Gardeners have puzzled for years as to why some seedlings are more commonly eaten by slugs and snails – and new research suggests it may be down to the smells produced by young seedlings in the early stages of their development.
A study led by the University of Plymouth analysed the feeding preferences of hundreds of snails when presented with seedlings of 14 different grassland plant species.
Their work showed that snails were more likely to attack seedlings based on their preference for, or dislike of, naturally omitted volatile scents produced by the seedlings.
Scientists say the research, published in the journal Annals of Botany, provides us with a better understanding of the important role slugs and snails play in natural ecosystems.
The research was led by Dr Mick Hanley, Associate Professor (Reader) in Plant-Animal Interactions, and Post-Doctoral Fellow Roger Shannon at the University of Plymouth. It also involved academics from the University of Southampton and the University of Lyon, France.
Dr Hanley, the corresponding author for the research, said:
“Slugs and snails are just as damaging to seedlings in natural habitats like grasslands as they are gardens. But we have known for many years that not all grassland species suffer the same likelihood of attack. This is important because variation in where and when terrestrial molluscs are active can have significant impacts on which species survive the vulnerable seedling stage. In effect, by removing some plant species as seedlings, slugs and snails help dictate the nature of the established vegetation.”
The research builds on a previous smaller study which focused specifically on oilseed rape, and suggested that harnessing naturally occurring chemicals could be used as a means to protect crop seedlings being eaten by common pests.
For the current study, scientists collected snails from the Plymouth and Southampton areas and presented them with a variety of grassland seedlings, with their choices being recorded.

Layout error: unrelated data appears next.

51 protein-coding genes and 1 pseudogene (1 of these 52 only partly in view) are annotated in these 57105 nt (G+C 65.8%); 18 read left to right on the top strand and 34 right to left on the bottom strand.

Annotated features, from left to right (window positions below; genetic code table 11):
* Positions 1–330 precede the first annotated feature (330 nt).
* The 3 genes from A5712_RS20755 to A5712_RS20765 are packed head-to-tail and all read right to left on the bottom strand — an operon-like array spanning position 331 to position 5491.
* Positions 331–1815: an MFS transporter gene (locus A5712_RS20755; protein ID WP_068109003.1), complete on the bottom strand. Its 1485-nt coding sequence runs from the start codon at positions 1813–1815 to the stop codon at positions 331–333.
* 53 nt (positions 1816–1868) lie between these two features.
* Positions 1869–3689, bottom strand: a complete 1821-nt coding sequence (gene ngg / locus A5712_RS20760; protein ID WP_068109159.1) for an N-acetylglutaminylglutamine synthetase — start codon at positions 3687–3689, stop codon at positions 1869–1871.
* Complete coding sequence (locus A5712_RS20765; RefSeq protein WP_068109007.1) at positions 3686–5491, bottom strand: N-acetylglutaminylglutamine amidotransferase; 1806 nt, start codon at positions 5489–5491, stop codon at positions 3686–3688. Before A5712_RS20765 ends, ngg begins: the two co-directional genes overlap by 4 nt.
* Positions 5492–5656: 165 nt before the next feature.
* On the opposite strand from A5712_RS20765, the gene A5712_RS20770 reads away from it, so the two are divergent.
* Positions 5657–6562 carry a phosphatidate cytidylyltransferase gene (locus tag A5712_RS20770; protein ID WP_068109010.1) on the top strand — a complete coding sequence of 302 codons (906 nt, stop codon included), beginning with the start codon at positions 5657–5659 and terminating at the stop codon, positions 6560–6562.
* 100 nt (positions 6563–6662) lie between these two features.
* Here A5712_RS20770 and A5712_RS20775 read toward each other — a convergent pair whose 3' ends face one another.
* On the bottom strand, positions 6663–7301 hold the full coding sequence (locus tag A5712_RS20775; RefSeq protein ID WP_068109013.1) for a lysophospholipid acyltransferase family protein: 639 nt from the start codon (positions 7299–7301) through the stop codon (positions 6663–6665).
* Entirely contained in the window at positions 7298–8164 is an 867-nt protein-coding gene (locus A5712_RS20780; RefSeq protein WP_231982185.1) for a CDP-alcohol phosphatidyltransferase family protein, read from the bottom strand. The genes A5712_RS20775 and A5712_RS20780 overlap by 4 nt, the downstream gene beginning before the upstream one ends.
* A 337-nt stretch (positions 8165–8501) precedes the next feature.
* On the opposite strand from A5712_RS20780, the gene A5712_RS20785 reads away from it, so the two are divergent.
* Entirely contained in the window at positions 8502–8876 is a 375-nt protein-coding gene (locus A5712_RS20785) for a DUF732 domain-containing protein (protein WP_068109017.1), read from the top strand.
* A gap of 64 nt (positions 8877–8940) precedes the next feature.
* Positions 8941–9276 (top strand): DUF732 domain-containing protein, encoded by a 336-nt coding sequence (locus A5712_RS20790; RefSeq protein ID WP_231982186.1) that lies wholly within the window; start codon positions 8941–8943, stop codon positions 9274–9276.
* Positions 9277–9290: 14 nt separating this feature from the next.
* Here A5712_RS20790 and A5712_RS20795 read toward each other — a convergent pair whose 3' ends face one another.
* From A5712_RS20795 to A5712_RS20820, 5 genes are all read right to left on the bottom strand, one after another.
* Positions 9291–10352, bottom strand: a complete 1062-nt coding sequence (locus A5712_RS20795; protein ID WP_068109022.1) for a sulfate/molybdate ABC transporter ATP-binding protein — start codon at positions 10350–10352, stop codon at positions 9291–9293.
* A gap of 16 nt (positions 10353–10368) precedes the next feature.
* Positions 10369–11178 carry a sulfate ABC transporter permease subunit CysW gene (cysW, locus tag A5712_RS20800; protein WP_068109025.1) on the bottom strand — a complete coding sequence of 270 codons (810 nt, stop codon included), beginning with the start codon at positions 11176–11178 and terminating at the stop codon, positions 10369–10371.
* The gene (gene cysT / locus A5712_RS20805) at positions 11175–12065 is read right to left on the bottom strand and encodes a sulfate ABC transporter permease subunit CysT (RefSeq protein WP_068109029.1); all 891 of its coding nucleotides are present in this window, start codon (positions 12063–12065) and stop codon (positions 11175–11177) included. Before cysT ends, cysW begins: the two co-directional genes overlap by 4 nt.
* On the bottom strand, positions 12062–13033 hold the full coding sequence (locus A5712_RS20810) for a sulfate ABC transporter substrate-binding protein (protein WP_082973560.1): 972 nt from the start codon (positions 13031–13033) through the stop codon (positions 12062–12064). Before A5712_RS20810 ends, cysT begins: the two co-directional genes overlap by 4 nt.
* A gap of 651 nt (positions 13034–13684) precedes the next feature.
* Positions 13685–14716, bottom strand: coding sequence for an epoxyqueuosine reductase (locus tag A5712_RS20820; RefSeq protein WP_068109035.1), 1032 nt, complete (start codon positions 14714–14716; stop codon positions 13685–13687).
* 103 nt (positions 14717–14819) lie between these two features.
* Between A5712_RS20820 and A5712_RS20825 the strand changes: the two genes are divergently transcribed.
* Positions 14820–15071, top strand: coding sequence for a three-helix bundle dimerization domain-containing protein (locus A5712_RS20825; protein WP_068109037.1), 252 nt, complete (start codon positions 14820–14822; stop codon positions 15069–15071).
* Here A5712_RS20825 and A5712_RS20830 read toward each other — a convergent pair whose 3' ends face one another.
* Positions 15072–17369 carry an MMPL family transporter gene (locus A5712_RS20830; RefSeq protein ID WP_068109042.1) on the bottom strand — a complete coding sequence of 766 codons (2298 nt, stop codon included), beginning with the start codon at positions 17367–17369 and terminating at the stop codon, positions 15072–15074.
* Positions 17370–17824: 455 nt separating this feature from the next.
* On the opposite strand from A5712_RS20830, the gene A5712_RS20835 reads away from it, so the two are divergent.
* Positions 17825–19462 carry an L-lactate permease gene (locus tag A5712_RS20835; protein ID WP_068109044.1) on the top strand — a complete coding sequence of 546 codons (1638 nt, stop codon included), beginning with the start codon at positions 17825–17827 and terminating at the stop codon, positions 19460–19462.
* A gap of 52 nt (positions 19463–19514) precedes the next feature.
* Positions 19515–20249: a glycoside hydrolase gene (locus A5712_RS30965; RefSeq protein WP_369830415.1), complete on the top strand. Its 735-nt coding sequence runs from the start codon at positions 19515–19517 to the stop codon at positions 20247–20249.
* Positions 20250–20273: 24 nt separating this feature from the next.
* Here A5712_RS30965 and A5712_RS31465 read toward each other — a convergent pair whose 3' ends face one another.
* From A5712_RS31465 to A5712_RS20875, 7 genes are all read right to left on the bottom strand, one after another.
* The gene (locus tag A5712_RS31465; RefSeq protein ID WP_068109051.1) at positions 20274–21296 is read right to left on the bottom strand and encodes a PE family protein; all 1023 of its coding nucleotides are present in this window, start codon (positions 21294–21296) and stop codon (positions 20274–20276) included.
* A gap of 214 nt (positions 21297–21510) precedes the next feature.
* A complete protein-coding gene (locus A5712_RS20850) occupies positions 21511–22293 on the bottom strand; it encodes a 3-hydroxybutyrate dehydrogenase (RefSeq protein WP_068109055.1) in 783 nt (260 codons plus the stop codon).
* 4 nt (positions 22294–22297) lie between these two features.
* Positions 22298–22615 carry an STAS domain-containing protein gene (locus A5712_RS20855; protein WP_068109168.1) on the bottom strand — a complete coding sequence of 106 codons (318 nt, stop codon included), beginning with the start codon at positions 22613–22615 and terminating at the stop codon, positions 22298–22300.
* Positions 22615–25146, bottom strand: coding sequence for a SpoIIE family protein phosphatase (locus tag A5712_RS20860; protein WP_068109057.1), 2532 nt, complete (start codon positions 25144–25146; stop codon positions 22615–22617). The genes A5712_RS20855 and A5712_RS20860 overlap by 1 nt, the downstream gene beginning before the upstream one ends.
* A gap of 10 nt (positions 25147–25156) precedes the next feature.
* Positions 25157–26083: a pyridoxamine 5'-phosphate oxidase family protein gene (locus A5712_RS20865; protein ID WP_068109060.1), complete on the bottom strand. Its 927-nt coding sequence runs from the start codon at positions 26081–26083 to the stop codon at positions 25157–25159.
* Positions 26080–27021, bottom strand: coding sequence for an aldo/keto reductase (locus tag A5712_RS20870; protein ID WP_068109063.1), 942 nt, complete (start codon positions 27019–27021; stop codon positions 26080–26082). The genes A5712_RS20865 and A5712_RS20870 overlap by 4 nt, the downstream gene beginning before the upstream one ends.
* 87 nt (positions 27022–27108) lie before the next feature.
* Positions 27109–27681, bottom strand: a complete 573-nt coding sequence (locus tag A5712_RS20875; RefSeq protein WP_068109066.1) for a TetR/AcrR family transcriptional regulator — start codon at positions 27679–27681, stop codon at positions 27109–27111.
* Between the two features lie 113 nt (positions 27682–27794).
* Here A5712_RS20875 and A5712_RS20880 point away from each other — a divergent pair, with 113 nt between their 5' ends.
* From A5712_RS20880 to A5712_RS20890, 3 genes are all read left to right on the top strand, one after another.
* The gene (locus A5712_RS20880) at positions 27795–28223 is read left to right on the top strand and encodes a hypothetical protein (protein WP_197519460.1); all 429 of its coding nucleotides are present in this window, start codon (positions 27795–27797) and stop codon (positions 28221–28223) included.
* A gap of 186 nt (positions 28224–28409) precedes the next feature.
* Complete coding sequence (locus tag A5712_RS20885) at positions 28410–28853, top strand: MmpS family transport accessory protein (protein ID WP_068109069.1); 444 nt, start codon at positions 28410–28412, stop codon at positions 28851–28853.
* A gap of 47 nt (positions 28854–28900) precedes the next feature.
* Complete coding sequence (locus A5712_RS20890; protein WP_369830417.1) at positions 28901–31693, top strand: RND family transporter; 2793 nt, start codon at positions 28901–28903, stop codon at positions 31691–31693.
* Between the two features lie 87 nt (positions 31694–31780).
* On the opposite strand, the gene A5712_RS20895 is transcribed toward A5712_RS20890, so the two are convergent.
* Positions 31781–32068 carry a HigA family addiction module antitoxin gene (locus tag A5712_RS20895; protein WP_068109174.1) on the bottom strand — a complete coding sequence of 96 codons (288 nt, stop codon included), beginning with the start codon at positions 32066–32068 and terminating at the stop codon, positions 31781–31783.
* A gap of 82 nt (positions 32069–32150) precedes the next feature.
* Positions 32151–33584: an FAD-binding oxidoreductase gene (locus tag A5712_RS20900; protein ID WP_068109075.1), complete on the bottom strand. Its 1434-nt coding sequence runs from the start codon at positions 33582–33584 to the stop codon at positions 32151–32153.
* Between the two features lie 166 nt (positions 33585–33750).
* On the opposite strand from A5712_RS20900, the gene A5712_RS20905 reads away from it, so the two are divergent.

Each of the seedling species was then characterised for the presence of common defensive compounds associated with taste, and volatile organic compounds (VOCs) associated with smell, to determine whether the snails’ choices were linked to either type of defence.
The results showed there was no relationship between the snails’ choices and the presence of chemicals like phenolics and cyanide – which occur naturally within some plant species – but that seedling acceptability was strongly related to VOCs.
The study was funded by the Leverhulme Trust, and Dr Hanley has recently received further funding from the trust to explore whether latitude and altitude make any difference to plant resistance.
Dr Hanley added:
“Charles Darwin recognised long ago the destructive impact that snails and slugs have on young seedlings. Yet since Darwin’s’ observations, biologists have never fully understood why these herbivores select particular plant species at their most vulnerable life history stage.
“We had believed for many years that molluscs chose seedlings based on their taste. But for a tiny seedling, even a single bite from a snail would probably be fatal. Our research suggests seedlings of some species use repellent volatile chemicals to prevent slug or snail damage before it occurs and so avoid any damage at all. This will give seedlings with this ability a tremendous advantage in terms of their recruitment probability at times when slugs or snails are abundant.”